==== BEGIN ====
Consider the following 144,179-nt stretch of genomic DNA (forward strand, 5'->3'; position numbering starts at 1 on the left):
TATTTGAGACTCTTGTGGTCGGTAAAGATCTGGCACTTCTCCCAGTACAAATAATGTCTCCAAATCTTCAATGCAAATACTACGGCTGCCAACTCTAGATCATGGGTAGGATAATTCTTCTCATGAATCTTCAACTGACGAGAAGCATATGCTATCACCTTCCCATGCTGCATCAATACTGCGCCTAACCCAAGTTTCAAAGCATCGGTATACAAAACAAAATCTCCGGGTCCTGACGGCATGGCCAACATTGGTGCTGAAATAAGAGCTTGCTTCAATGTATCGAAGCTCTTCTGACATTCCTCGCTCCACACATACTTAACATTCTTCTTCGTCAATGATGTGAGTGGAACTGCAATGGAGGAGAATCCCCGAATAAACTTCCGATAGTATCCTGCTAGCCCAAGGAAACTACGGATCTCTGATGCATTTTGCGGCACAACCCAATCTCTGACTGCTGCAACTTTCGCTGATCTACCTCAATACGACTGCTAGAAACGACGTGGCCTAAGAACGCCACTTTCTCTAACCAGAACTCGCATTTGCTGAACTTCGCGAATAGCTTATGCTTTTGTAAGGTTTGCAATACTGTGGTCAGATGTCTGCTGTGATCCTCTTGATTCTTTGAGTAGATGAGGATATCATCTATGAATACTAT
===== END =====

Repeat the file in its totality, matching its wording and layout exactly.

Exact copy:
Consider the following 144,179-nt stretch of genomic DNA (forward strand, 5'->3'; position numbering starts at 1 on the left):
TATTTGAGACTCTTGTGGTCGGTAAAGATCTGGCACTTCTCCCAGTACAAATAATGTCTCCAAATCTTCAATGCAAATACTACGGCTGCCAACTCTAGATCATGGGTAGGATAATTCTTCTCATGAATCTTCAACTGACGAGAAGCATATGCTATCACCTTCCCATGCTGCATCAATACTGCGCCTAACCCAAGTTTCAAAGCATCGGTATACAAAACAAAATCTCCGGGTCCTGACGGCATGGCCAACATTGGTGCTGAAATAAGAGCTTGCTTCAATGTATCGAAGCTCTTCTGACATTCCTCGCTCCACACATACTTAACATTCTTCTTCGTCAATGATGTGAGTGGAACTGCAATGGAGGAGAATCCCCGAATAAACTTCCGATAGTATCCTGCTAGCCCAAGGAAACTACGGATCTCTGATGCATTTTGCGGCACAACCCAATCTCTGACTGCTGCAACTTTCGCTGATCTACCTCAATACGACTGCTAGAAACGACGTGGCCTAAGAACGCCACTTTCTCTAACCAGAACTCGCATTTGCTGAACTTCGCGAATAGCTTATGCTTTTGTAAGGTTTGCAATACTGTGGTCAGATGTCTGCTGTGATCCTCTTGATTCTTTGAGTAGATGAGGATATCATCTATGAATACTAT